By definition, such a narrow focus means few people are interested in (understatement) what makes my clock tick. So imagine my surprise when, on a long car trip last month, my teenage daughter turned to me, looked up from the book she was reading, and said, “Hey, Mom, this is cool. This is the sort of thing you like.”
And she was absolutely right. She was pointing to a picture of Hennig Brand, a 17th-century alchemist from Germany who spent his life searching for the philosopher’s stone, that elusive substance capable of turning lead into gold. Brand was a soldier with the valuable talent of marrying well—he burned through (pun intended) two wives’ handsome fortunes in his alchemical pursuits.
While Brand never did find/create/uncover the Philosopher’s Stone (that we know of…), he certainly hit the mother lode by successfully isolating phosphorous. To do so, he, ummm…well….let this video show you first:
Brand collected around 60 buckets of human urine, waited for it to ferment to the point of turning black, and then boiled it down into a syrup. That syrup was distilled and cooked over very high heat. He then took the cooked substance—minus the salts that had formed alongside—and submerged it in water. (Excellent descriptions of the process can be found here and here.) The substance he’d discovered–phosphorous–was chemiluminescent, emitting a soft light that at the time must have seemed magical indeed.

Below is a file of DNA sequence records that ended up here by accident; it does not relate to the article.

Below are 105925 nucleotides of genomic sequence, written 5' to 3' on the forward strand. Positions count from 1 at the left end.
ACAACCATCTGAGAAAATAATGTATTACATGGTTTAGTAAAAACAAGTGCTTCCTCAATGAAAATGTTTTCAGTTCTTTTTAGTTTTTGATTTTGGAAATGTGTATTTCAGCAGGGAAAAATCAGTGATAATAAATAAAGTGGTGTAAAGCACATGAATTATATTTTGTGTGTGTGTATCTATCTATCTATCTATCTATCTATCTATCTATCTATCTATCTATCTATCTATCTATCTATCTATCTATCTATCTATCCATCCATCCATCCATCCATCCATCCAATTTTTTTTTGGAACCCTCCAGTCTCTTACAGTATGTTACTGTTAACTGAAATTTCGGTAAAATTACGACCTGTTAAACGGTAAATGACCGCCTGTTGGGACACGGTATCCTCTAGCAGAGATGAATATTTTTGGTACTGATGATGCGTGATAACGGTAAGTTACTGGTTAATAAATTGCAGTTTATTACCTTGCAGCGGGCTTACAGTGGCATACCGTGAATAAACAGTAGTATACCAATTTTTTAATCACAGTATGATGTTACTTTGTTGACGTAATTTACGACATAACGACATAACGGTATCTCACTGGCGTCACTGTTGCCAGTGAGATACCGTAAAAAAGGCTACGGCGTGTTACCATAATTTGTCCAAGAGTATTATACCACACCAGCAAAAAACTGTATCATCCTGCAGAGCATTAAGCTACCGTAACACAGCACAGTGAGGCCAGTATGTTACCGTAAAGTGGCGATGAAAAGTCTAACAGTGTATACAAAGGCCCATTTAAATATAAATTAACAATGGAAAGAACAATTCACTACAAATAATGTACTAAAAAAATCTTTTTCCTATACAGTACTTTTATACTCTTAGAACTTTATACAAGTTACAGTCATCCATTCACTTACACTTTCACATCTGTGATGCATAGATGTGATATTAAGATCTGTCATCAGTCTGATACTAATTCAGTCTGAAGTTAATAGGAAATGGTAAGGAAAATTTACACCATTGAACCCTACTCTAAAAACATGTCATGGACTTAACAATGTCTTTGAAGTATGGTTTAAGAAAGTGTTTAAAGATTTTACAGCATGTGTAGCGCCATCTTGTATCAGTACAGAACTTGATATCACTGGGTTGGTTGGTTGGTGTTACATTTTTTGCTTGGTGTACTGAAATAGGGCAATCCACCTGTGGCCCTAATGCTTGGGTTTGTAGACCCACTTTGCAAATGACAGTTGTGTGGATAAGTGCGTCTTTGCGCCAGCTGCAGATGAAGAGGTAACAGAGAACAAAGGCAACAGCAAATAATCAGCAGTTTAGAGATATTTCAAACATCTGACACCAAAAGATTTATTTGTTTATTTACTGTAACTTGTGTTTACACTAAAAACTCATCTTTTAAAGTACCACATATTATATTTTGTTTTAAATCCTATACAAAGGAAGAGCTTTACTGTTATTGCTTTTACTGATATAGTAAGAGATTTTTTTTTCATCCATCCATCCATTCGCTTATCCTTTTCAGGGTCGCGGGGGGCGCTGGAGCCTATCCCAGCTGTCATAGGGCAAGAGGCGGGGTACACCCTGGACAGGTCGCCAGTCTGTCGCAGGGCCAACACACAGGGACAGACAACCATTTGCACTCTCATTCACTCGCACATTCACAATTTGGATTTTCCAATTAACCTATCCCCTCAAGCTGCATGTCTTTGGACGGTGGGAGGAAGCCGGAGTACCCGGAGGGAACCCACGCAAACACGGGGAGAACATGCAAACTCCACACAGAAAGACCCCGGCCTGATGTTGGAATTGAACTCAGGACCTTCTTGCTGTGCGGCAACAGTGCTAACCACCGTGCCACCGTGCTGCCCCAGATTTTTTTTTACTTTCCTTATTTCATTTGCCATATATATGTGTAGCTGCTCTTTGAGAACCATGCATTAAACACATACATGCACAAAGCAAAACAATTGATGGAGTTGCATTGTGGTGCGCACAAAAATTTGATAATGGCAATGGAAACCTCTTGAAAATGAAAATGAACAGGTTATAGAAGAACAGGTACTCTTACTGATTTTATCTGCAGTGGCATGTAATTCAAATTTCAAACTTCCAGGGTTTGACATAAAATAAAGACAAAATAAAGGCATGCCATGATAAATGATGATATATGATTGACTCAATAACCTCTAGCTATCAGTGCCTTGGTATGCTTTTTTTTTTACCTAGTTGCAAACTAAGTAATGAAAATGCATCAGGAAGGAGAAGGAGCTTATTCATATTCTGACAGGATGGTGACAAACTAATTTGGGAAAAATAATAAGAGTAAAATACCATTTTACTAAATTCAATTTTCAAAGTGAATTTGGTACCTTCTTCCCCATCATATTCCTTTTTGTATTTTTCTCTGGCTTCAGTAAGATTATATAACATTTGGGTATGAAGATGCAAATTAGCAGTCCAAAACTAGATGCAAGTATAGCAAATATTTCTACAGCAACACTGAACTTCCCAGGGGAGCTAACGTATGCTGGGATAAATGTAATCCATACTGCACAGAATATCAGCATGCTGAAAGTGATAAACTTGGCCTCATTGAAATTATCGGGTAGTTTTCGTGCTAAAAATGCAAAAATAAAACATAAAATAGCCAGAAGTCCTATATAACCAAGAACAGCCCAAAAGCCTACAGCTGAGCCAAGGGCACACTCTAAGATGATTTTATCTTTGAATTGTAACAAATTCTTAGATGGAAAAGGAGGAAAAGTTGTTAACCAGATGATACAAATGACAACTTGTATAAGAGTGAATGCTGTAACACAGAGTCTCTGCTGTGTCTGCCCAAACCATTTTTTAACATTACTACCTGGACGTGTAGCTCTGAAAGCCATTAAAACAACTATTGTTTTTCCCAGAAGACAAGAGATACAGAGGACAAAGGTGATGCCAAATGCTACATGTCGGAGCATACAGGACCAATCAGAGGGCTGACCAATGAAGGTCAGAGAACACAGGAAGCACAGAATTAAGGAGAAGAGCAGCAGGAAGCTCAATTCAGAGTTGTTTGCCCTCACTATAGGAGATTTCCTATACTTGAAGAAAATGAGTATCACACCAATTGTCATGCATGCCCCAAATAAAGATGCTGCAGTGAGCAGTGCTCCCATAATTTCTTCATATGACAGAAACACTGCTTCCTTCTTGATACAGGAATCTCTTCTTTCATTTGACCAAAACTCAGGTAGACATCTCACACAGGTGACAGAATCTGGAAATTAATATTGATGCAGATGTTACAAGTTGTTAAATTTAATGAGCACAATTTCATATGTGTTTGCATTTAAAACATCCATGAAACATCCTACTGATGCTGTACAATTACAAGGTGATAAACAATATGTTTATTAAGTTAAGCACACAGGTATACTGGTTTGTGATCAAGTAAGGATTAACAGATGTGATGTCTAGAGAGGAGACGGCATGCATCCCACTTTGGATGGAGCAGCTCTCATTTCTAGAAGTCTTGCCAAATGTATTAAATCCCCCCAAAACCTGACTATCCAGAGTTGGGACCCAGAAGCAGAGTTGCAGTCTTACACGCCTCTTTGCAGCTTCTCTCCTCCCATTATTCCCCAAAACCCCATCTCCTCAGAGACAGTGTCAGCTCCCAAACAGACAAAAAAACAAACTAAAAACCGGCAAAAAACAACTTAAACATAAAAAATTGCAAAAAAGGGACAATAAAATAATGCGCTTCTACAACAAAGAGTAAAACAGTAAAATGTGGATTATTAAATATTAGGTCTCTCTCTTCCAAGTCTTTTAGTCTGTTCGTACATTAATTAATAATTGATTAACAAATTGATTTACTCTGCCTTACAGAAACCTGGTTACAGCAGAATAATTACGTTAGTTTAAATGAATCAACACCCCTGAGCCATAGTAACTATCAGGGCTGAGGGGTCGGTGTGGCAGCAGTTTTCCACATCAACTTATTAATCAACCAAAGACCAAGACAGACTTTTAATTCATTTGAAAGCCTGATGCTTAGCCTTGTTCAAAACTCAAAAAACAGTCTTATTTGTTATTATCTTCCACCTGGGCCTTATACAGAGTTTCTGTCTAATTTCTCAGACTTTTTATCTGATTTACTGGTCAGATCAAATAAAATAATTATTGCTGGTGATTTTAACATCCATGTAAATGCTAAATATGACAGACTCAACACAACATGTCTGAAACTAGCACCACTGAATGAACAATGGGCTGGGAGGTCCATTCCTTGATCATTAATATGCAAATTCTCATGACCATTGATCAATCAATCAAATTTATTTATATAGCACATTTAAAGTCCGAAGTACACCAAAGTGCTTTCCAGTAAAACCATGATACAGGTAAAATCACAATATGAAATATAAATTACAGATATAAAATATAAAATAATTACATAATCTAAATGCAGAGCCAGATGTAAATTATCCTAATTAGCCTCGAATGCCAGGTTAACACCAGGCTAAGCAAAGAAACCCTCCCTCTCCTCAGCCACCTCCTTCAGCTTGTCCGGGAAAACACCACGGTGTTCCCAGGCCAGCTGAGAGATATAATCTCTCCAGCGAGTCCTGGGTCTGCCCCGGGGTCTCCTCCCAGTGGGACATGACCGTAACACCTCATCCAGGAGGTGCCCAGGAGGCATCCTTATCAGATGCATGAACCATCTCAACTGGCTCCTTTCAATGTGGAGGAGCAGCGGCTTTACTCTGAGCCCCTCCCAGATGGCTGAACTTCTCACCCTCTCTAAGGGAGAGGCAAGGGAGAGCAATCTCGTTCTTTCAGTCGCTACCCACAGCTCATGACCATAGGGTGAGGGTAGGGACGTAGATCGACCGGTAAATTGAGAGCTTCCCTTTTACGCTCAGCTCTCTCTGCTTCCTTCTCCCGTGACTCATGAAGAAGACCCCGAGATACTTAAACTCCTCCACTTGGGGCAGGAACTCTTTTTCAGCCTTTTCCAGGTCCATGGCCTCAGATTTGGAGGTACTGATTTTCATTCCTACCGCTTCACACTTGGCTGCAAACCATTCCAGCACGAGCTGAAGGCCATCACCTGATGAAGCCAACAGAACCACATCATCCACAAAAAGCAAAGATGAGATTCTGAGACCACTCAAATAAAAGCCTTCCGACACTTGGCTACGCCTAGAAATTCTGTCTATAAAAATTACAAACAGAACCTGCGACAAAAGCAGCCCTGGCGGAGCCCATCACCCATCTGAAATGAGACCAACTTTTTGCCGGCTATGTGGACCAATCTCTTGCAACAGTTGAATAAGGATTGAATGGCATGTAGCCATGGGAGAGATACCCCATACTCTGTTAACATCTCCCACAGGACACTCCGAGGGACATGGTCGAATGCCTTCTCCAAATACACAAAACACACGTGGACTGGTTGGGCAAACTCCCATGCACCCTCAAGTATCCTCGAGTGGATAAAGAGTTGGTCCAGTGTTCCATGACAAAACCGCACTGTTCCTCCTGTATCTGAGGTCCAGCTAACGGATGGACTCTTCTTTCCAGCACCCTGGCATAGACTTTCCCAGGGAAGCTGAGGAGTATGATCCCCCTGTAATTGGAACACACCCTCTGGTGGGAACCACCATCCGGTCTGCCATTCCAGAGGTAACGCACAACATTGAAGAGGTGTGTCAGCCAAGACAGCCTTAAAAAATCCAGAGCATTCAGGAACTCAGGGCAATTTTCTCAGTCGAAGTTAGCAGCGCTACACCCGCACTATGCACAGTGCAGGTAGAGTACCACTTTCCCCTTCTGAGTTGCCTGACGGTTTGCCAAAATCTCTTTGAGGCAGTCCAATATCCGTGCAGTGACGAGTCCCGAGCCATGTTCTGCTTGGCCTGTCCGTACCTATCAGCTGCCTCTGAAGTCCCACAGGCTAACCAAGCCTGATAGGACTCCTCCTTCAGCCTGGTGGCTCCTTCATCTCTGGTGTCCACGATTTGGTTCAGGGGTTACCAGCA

Brand, like most other alchemists, kept his discoveries to himself, but he was able to sell his secret later (and recoup at least some of his wife’s money). Other folks, including Robert Boyle, later discovered the process independent of Brand. (They were tipped off, most likely, that the phosphorous had been made from urine. Boyle made the process more effective by also using the salt that Brand threw away.)
And because I’m deficient in gravitas, I couldn’t resist adding this video. If you can’t get enough of pee puns (or if you love to see Anderson Cooper giggle):
My birthday was last week, and, as per usual, I was out of sorts.
I’ve never really enjoyed my birthday, to be honest. It’s not that I mind getting older. Heck, I have Gratiano’s line from The Merchant of Venice–“with mirth and laughter let old wrinkles come”–etched onto a mirror in my bathroom. And it’s not because of past experiences. The last 40+ birthdays have been pleasant enough.